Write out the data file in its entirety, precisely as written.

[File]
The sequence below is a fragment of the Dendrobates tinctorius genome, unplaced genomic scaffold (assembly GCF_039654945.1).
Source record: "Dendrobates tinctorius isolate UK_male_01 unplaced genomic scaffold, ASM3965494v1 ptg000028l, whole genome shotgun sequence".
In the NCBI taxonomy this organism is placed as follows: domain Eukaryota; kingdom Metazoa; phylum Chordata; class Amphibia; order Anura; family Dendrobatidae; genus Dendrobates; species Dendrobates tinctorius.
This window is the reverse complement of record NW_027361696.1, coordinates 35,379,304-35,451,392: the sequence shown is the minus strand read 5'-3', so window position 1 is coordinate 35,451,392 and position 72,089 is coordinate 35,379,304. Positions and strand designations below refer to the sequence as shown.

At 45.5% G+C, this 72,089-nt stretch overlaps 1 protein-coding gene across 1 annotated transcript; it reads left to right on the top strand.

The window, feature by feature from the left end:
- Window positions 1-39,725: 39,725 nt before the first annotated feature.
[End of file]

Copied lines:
The sequence below is a fragment of the Dendrobates tinctorius genome, unplaced genomic scaffold (assembly GCF_039654945.1).
Source record: "Dendrobates tinctorius isolate UK_male_01 unplaced genomic scaffold, ASM3965494v1 ptg000028l, whole genome shotgun sequence".
In the NCBI taxonomy this organism is placed as follows: domain Eukaryota; kingdom Metazoa; phylum Chordata; class Amphibia; order Anura; family Dendrobatidae; genus Dendrobates; species Dendrobates tinctorius.
This window is the reverse complement of record NW_027361696.1, coordinates 35,379,304-35,451,392: the sequence shown is the minus strand read 5'-3', so window position 1 is coordinate 35,451,392 and position 72,089 is coordinate 35,379,304. Positions and strand designations below refer to the sequence as shown.

At 45.5% G+C, this 72,089-nt stretch overlaps 1 protein-coding gene across 1 annotated transcript; it reads left to right on the top strand.

The window, feature by feature from the left end:
- Window positions 1-39,725: 39,725 nt before the first annotated feature.